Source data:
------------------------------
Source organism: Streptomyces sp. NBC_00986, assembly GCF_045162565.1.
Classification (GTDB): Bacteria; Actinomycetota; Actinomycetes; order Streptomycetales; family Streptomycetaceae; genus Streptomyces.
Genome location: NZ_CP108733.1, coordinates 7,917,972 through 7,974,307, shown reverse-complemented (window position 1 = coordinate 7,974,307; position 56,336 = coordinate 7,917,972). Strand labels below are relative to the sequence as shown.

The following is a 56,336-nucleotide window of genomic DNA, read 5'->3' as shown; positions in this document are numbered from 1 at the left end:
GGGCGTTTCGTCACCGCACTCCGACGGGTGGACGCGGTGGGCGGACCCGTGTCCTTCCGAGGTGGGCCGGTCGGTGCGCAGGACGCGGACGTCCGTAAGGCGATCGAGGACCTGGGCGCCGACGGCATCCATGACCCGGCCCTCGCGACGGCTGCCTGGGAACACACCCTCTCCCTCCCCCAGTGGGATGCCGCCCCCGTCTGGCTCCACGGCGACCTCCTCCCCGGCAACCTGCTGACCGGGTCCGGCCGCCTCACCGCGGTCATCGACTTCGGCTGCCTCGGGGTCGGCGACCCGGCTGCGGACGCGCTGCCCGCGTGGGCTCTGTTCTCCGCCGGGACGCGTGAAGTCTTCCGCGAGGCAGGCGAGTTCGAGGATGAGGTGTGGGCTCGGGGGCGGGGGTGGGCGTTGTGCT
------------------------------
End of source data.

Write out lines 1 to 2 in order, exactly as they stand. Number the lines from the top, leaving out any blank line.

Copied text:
Source organism: Streptomyces sp. NBC_00986, assembly GCF_045162565.1.
Classification (GTDB): Bacteria; Actinomycetota; Actinomycetes; order Streptomycetales; family Streptomycetaceae; genus Streptomyces.